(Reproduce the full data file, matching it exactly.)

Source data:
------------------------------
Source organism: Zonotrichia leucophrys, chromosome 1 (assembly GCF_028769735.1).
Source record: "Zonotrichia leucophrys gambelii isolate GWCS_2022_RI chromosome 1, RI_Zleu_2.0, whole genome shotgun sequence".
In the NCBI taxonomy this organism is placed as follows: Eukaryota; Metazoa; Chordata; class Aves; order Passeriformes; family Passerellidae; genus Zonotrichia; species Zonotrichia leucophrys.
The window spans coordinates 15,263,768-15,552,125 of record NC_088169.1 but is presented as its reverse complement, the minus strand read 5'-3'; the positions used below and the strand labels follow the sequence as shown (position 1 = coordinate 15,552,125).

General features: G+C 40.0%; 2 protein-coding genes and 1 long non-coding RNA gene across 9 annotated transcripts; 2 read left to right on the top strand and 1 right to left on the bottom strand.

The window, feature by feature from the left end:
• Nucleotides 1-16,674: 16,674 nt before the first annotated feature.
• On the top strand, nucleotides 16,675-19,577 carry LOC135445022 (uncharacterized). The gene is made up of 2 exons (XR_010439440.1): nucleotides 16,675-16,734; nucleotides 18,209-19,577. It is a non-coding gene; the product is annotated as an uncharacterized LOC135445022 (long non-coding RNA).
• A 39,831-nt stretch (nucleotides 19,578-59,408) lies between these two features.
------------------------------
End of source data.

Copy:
Source organism: Zonotrichia leucophrys, chromosome 1 (assembly GCF_028769735.1).
Source record: "Zonotrichia leucophrys gambelii isolate GWCS_2022_RI chromosome 1, RI_Zleu_2.0, whole genome shotgun sequence".
In the NCBI taxonomy this organism is placed as follows: Eukaryota; Metazoa; Chordata; class Aves; order Passeriformes; family Passerellidae; genus Zonotrichia; species Zonotrichia leucophrys.
The window spans coordinates 15,263,768-15,552,125 of record NC_088169.1 but is presented as its reverse complement, the minus strand read 5'-3'; the positions used below and the strand labels follow the sequence as shown (position 1 = coordinate 15,552,125).

General features: G+C 40.0%; 2 protein-coding genes and 1 long non-coding RNA gene across 9 annotated transcripts; 2 read left to right on the top strand and 1 right to left on the bottom strand.

The window, feature by feature from the left end:
• Nucleotides 1-16,674: 16,674 nt before the first annotated feature.
• On the top strand, nucleotides 16,675-19,577 carry LOC135445022 (uncharacterized). The gene is made up of 2 exons (XR_010439440.1): nucleotides 16,675-16,734; nucleotides 18,209-19,577. It is a non-coding gene; the product is annotated as an uncharacterized LOC135445022 (long non-coding RNA).
• A 39,831-nt stretch (nucleotides 19,578-59,408) lies between these two features.